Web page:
The Swiss Government's key economic priority was to address the recession in 2009. The Swiss National Bank (Central Bank) cut interest rates three times between December 2008 and March 2009 in response to company retrenchments, faltering export demand, slumping consumer confidence, and tight credit conditions. Other measures to boost GDP growth over the longer term include improving competition policy, social security reform and reducing high price levels by liberalising sectors such as electricity, energy, telecommunications and postal services. Switzerland's agriculture sector remains highly protected. Farm subsidies are the highest in the world. Some Swiss farmers receive support equivalent to three-quarters of the value of production.
Key economic indicators
Key economic indicators
Germany's sustained strong GDP growth and the rise in global demand prior to 2008 led to a surge in Swiss exports and a rise in Swiss GDP growth of 3.6 per cent in both 2006 and 2007. However, the global financial crisis in 2008 and 2009 led to a contraction in Switzerland's economic growth by 1.5 per cent in 2009. Swiss GDP is forecast to rise to 2.9 per cent in 2010 and inflation is forecast at 0.7 per cent.
People to people links are significant, with 43,174 Swiss visitors to Australia in 2009 with an above average length of stay. Australian artists have a presence in Switzerland through performing tours and visual arts shows, and feature in private and public collections, including Indigenous Australian arts. Upcoming tours to Switzerland over 2010-11 include the Sydney Symphony Orchestra. Australian film was a special focus of the 6th Zurich International Film Festival from September – October 2010.
High level visits
High level visits
Australian ministers regularly visit Switzerland for meetings in Geneva or to attend the annual World Economic Forum (WEF) in Davos. The former Minister for Trade, Mr Crean, attended the WEF in January 2010 and in 2008. In January 2009 the then Deputy Prime Minister, Ms Gillard took part in the WEF. As Minister for Sport, the Hon Kate Ellis, visited Switzerland from 13 to 14 May 2010. An Australian parliamentary delegation, led by the Speaker of the House of Representatives, Mr Harry Jenkins MP, visited Bern and Zurich in April 2009.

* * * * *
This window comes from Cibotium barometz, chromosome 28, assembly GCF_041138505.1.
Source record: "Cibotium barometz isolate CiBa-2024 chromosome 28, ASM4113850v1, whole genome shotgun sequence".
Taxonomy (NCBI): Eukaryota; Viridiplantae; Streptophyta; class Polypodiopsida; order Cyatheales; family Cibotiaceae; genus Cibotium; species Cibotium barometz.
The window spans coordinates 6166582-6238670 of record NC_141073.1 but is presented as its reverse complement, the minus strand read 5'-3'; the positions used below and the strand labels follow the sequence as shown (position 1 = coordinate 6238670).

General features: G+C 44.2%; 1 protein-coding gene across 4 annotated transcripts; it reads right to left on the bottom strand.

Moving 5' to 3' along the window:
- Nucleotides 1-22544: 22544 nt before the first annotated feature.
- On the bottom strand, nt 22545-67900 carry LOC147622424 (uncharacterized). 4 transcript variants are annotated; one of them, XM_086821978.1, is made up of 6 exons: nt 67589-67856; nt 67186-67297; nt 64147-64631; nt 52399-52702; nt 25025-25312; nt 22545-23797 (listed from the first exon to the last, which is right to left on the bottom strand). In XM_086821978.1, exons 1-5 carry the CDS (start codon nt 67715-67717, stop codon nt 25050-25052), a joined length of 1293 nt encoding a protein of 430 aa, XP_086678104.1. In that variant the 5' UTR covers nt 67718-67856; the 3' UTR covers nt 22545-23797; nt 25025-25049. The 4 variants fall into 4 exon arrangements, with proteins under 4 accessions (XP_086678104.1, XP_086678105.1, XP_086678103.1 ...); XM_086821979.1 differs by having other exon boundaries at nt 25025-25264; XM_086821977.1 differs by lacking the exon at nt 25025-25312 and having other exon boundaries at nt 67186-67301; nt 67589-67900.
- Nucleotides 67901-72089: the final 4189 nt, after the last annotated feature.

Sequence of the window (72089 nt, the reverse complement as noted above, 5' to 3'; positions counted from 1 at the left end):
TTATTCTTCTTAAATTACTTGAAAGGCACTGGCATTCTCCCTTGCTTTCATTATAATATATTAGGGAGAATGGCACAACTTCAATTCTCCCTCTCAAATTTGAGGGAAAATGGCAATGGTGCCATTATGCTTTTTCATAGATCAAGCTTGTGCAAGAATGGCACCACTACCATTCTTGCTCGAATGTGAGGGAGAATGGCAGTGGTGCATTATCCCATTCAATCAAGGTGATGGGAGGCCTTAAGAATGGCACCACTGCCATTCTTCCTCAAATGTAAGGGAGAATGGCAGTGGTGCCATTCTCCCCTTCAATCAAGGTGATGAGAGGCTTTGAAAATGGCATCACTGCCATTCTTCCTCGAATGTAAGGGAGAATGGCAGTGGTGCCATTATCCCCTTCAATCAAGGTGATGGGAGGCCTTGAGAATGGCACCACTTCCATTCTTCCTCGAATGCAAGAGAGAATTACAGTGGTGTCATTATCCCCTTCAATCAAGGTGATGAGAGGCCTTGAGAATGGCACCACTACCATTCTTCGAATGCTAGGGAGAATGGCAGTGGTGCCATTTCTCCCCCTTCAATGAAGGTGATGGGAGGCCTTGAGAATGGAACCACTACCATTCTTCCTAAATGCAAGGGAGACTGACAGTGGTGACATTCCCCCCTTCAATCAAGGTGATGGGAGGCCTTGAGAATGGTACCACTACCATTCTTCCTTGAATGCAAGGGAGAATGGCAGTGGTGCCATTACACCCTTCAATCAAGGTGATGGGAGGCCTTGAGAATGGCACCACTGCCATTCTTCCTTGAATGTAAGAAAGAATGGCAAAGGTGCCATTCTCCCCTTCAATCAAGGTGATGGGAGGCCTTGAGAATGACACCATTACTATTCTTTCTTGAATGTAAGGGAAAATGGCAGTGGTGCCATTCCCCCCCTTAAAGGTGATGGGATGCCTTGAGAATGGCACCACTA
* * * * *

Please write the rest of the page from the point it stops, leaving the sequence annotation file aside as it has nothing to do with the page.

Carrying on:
Swiss Foreign Minister Ms Calmy-Rey visited Australia in August 2005 and met the then Foreign Minister, Mr Downer. The Minister for Home Affairs, Mr Couchepin, visited Australia in October 2006.
Bilateral agreements and official dialogue
Bilateral agreements and official dialogue
Australia and Switzerland have a number of bilateral agreements including on: Double Taxation; Defence and Supply; Nuclear Safeguards (covering the import of Australian uranium for peaceful purposes); Extradition; Mutual Assistance on cooperation on law enforcement agencies; a Memorandum of Understanding (MOU) on exchanges on health regulations; and an MOU on Exchange of Trainees.
In 2006, Australia and Switzerland signed a bilateral social security agreement to give improved social security protection to people who have lived and/or worked in both countries. The social security agreement also exempts Australian employers from the need to provide Swiss social security support for Australian employees sent temporarily to work in Switzerland, provided the employee remains covered in Australia by compulsory superannuation arrangements. Further information is available on the Australian Taxation Office website. In 2008, Australia and Switzerland signed an air services agreement. Texts of bilateral agreements are available from the AUSTLII website (http://www.austlii.edu.au/au/other/dfat/countries/) .
Australia continues to look for opportunities to broaden and deepen the relationship, including through an ongoing senior officials' dialogue on economic and security issues. The most recent of these dialogues was held in Canberra in May 2009. The (Berlin-based) Australian Ambassador regularly visits Bern and other Swiss cities.
Trade and investment